Hawai‘i Department of Health sees decline in COVID-19 casesPosted on Sep 10, 2020 in Newsroom
HONOLULU — After nearly six weeks of elevated numbers of positive COVID-19 cases, Hawai‘i is beginning to turn the corner and regain control of the spread of the disease on all islands.
On July 29, the Hawai‘i Department of Health reported the number of cases had exceeded 100 for the first time. By early August, the daily number exceeded 200. The case numbers this week appear to be declining with 169 new cases reported today. The seven-day positive case rate is currently 3.3%.
“This didn’t happen by accident or wishful thinking; it has been a collaborative effort. There is evidence the initiatives of the health department in partnership with other organizations such as the Hawai‘i National Guard and the University of Hawai‘i and the diligence of those in the community to wear their face masks and practice physical distancing are all working to decrease the number of cases in our state,” said Bruce Anderson, director of the Hawai‘i Department of Health. “We are all doing our part to decrease disease transmission and flatten the curve.”
Anderson added a word of precaution: “But we cannot let our guard down again. If there are surges in the future, we can expect them to be smaller and last for a shorter duration because of our system in place to control the spread more rapidly.”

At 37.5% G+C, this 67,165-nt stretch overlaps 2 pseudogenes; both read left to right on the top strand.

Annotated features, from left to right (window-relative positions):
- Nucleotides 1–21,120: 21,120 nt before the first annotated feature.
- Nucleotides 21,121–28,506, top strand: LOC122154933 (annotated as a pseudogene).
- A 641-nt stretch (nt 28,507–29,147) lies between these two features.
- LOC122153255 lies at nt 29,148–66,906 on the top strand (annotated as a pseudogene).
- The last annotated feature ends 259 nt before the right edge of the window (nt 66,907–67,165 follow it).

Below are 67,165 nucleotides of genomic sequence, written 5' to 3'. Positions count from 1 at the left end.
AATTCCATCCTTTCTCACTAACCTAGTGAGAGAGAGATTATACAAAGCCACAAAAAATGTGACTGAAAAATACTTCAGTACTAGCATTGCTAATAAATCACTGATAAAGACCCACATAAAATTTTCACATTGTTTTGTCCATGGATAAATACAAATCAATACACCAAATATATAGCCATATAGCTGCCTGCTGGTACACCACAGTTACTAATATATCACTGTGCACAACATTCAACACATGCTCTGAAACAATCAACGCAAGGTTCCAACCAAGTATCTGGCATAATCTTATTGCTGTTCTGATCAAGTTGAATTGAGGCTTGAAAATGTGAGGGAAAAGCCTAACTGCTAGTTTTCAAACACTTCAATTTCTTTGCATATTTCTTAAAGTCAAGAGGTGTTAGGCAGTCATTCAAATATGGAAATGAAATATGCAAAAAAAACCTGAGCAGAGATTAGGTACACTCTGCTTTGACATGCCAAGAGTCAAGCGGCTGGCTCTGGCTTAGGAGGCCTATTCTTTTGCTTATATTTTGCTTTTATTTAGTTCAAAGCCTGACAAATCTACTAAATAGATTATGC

He noted living with COVID-19 is the new normal and maintaining control of the disease will require ongoing prevention, detection, containment, and treatment work by the Department of Health and its partners. Equally, it will require the ongoing commitment from individuals who test positive or those who have come in close contact with them to cooperate with contact tracers and disease investigators and to follow directives on isolation and quarantine.
“Strengthening our partnerships must also be a priority for testing and to provide appropriate isolation and quarantine facilities, to take any necessary enforcement actions for those who do not comply with recommended directives or orders, for timely reporting by healthcare providers and updates on follow-up care for those who are admitted to hospitals,” Anderson said.
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